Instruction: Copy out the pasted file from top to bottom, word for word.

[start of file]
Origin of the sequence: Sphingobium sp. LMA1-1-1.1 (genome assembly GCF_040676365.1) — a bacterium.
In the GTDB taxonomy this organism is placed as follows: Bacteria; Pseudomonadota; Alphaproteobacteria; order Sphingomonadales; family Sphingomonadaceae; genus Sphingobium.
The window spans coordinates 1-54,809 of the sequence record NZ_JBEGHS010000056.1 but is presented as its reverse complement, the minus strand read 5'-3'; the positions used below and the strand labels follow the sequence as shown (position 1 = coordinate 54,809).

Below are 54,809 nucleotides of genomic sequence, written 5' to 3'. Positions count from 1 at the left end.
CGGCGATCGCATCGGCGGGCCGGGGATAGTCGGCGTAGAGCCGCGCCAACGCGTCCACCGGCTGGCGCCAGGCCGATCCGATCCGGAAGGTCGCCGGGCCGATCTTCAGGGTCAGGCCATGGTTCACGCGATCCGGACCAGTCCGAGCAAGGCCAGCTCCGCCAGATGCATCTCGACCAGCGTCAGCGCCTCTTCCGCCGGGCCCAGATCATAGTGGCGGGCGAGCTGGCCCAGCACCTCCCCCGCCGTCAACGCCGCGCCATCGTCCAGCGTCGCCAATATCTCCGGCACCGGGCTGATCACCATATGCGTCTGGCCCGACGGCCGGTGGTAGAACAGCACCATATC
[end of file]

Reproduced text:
Origin of the sequence: Sphingobium sp. LMA1-1-1.1 (genome assembly GCF_040676365.1) — a bacterium.
In the GTDB taxonomy this organism is placed as follows: Bacteria; Pseudomonadota; Alphaproteobacteria; order Sphingomonadales; family Sphingomonadaceae; genus Sphingobium.
The window spans coordinates 1-54,809 of the sequence record NZ_JBEGHS010000056.1 but is presented as its reverse complement, the minus strand read 5'-3'; the positions used below and the strand labels follow the sequence as shown (position 1 = coordinate 54,809).

Below are 54,809 nucleotides of genomic sequence, written 5' to 3'. Positions count from 1 at the left end.
CGGCGATCGCATCGGCGGGCCGGGGATAGTCGGCGTAGAGCCGCGCCAACGCGTCCACCGGCTGGCGCCAGGCCGATCCGATCCGGAAGGTCGCCGGGCCGATCTTCAGGGTCAGGCCATGGTTCACGCGATCCGGACCAGTCCGAGCAAGGCCAGCTCCGCCAGATGCATCTCGACCAGCGTCAGCGCCTCTTCCGCCGGGCCCAGATCATAGTGGCGGGCGAGCTGGCCCAGCACCTCCCCCGCCGTCAACGCCGCGCCATCGTCCAGCGTCGCCAATATCTCCGGCACCGGGCTGATCACCATATGCGTCTGGCCCGACGGCCGGTGGTAGAACAGCACCATATC